So here I am running a profitable business and creating jobs yet all these economists are having a go at me about productivity. Why?
One problem with my business model is that it leaves little room for giving my workers much of a pay rise. The more I rely on a plentiful supply of relatively cheap labour to grow my business, the less likely I am to be able to pay them more. Even a small pay rise for my 15 regular workers might wipe out my profit margins.
The other problem is that I am not doing anything to increase the skills of my workers. They are doing the same thing every day and I’m trusting time and experience to help them improve.
If I improved the processes in my shop and provided better equipment, I would be able to produce more sandwiches with the same amount of people. With a bit of training, my workers would improve the quality and quantity of their work more quickly. Sending Barry and Natalie on a supervisors’ course might be a good start, for them and for the rest of the staff.
Any or all of these things would help me to sell more sandwiches without increasing the number of staff I have. This would give me more money to invest or to share with my workers.
The low-wage economy creates a Catch-22. The cheaper it is to get staff, the easier it is for me to expand my business by taking more people on and the less likely I am to worry about how much they are producing. But the longer I go on relying on cheap labour, the more difficult it becomes for me to do any of the good things the experts say I should. The less profit I am making per worker, the more it will cost me to give my staff a pay rise or to invest in their development.
Economists are worried about my business model because, although I am making a profit, I’m not doing much to increase overall per capita GDP or to improve the country’s skill base. As Paul Krugman famously put it:
Productivity isn’t everything, but in the long run it is almost everything. A country’s ability to improve its standard of living over time depends almost entirely on its ability to raise its output per worker.
Since the Second World War, the UK has experienced an unprecedented growth in living standards. Unless productivity improves, the rate of that improvement will slow down or even stop. The next generation won’t be better off and might even be worse off than their parents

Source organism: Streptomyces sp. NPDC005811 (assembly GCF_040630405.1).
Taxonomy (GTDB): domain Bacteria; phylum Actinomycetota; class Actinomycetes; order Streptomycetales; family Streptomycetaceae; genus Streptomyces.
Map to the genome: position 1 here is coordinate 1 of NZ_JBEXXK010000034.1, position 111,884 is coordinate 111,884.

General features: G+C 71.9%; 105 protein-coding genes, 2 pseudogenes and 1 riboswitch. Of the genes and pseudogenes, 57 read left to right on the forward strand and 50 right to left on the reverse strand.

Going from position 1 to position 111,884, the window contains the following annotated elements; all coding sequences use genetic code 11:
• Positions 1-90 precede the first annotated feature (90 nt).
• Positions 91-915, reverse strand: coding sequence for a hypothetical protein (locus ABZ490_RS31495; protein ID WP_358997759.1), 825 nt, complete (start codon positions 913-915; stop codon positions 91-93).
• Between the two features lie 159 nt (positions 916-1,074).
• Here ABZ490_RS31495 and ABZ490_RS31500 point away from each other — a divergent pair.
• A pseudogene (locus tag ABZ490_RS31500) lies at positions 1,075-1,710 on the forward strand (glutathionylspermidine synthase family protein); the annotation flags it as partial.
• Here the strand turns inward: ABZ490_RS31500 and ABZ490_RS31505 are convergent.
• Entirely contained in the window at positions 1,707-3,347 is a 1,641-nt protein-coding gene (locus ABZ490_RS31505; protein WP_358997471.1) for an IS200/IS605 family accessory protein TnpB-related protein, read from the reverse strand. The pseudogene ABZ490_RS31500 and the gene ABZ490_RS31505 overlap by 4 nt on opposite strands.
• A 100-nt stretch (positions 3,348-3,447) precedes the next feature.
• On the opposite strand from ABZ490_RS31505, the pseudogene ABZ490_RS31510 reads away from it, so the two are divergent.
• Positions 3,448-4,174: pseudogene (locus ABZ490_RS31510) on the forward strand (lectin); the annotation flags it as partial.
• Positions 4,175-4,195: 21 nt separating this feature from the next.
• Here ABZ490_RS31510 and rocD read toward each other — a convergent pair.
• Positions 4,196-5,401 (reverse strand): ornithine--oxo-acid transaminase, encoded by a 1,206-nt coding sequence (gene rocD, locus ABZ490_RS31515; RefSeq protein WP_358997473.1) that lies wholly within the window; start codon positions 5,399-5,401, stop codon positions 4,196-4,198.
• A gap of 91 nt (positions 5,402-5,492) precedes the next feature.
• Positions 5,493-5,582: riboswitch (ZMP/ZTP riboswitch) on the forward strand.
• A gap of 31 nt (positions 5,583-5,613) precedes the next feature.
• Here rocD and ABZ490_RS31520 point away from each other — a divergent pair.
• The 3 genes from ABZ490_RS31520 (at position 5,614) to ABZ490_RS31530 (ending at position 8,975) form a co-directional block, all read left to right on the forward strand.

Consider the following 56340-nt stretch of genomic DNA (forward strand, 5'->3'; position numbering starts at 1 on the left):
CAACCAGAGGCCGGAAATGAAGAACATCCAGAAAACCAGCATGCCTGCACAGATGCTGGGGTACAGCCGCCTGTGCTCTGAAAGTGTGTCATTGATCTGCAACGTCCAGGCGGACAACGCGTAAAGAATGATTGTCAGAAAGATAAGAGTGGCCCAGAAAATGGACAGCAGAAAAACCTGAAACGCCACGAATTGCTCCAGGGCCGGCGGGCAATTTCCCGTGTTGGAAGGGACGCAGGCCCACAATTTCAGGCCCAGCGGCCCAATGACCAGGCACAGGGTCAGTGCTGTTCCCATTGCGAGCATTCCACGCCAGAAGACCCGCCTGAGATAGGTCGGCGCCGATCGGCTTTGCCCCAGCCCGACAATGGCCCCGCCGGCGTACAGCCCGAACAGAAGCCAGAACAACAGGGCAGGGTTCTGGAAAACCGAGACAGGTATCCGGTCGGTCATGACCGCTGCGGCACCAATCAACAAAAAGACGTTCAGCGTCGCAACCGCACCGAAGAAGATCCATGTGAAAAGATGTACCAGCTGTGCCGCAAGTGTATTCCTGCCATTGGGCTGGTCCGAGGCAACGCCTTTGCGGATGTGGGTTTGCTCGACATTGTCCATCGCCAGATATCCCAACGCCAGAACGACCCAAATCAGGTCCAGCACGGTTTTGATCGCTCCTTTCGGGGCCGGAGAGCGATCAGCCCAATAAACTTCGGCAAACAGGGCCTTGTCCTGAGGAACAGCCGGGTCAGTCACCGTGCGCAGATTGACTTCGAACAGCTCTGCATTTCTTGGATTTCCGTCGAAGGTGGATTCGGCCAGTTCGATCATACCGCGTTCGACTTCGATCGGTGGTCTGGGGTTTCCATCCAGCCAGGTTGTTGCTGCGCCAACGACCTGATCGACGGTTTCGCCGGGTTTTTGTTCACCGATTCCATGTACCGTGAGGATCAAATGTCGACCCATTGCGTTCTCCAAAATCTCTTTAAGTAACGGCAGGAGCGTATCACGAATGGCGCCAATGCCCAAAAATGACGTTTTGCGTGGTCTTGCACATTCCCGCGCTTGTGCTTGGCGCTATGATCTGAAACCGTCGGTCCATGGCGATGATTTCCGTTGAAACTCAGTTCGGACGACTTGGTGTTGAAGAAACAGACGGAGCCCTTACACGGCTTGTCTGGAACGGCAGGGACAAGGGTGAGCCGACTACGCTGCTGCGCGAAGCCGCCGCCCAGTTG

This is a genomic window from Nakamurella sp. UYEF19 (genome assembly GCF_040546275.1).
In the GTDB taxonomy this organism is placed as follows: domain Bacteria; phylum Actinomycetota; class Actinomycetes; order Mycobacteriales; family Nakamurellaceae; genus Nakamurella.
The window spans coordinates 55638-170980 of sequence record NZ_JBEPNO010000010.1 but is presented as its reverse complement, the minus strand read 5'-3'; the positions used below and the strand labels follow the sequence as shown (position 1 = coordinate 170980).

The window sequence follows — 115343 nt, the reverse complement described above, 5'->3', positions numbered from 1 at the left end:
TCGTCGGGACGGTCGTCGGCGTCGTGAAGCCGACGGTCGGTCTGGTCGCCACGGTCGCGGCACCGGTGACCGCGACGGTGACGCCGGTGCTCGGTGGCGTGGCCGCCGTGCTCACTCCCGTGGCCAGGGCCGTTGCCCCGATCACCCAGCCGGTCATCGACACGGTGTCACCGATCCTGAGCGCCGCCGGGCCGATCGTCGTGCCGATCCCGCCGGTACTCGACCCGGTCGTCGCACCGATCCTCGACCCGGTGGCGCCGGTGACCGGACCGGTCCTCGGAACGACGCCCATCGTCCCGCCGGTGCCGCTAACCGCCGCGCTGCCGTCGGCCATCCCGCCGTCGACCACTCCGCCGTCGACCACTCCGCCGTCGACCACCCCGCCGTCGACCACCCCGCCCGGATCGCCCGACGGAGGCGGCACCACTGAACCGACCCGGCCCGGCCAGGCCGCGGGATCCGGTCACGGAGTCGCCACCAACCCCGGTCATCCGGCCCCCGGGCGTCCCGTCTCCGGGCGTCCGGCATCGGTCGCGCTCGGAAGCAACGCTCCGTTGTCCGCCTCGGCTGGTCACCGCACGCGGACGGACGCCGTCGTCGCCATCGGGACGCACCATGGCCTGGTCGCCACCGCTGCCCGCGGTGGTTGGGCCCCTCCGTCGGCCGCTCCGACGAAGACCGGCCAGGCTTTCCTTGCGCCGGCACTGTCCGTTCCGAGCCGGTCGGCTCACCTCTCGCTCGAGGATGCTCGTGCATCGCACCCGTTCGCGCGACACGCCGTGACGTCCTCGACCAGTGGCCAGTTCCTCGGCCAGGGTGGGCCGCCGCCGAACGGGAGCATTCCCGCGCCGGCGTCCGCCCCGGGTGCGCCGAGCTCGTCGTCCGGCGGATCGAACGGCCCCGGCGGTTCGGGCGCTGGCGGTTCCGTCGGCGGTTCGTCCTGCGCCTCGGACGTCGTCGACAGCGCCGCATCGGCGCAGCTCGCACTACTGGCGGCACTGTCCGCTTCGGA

Added to that, we face rising demands on public finances. Ultimately the UK’s public deficit is a productivity and labour market problem. If we are to maintain our public services in the face of increasing cost pressures we need to increase tax revenue, which means increasing per capita GDP.
Which is why economists, central bankers and treasury civil servants are so worried about flatlining productivity and why they are encouraging firms to understand and improve it. At least some of the cause of the productivity slowdown lies Britain’s workplaces and there is evidence that much of the problem lies in our small and medium-sized companies.
Research by the New Policy Institute found that, for all but the largest UK companies, turnover per worker in 2015 was less, in real terms, than it was in 2002.
Nevertheless, despite declining productivity, many of these firms will still be making profits. As Andy Haldane pointed out, not all of the long tail of poor productivity businesses are the zombie firms being kept alive by cheap interest rates. Some of them are making profits. It may even be that some firms have set themselves up to take advantage of low labour costs.
What might be good in the short-term for the individual business owner isn’t necessarily good for the wider economy in the longer term. This is what Mike Haynes called unproductive entrepreneurship and ultimately it causes a drag on the whole economy.
It may be that the increase in the minimum wage and restrictions on the number of migrant workers will force a lot of companies to reassess the way they use their people. Rising pay costs and a labour shortage might, therefore, be the catalyst for an improvement in productivity. This, though, will require significant investment both in people and technology, something for which British business has shown little enthusiasm in recent years.
Which brings me back to the question I raised in my previous post. A lot of businesses might not know they are low productivity firms. Even if they did, would it bother them if the profits were still coming in? Unless something comes along to give them an incentive to change, why worry?
* Some sandwich shop owners will, no doubt, look at these profit margins and say “chance would be a fine thing”. I’m also not suggesting that sandwich shops are riven with poor and exploitative managers. This is meant simply as an example to illustrate a point, therefore I have tried to keep the numbers simple.